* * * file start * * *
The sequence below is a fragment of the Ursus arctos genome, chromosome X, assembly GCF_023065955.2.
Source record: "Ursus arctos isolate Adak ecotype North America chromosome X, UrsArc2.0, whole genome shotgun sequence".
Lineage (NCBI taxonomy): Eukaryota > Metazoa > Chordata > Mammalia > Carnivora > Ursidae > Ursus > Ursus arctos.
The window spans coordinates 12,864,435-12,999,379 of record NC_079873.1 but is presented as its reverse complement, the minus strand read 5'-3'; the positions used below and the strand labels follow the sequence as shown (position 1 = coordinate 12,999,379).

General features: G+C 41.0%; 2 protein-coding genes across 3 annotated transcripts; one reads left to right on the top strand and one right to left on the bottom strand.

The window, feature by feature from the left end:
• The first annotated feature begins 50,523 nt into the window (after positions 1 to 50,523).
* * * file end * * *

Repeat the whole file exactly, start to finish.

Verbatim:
The sequence below is a fragment of the Ursus arctos genome, chromosome X, assembly GCF_023065955.2.
Source record: "Ursus arctos isolate Adak ecotype North America chromosome X, UrsArc2.0, whole genome shotgun sequence".
Lineage (NCBI taxonomy): Eukaryota > Metazoa > Chordata > Mammalia > Carnivora > Ursidae > Ursus > Ursus arctos.
The window spans coordinates 12,864,435-12,999,379 of record NC_079873.1 but is presented as its reverse complement, the minus strand read 5'-3'; the positions used below and the strand labels follow the sequence as shown (position 1 = coordinate 12,999,379).

General features: G+C 41.0%; 2 protein-coding genes across 3 annotated transcripts; one reads left to right on the top strand and one right to left on the bottom strand.

The window, feature by feature from the left end:
• The first annotated feature begins 50,523 nt into the window (after positions 1 to 50,523).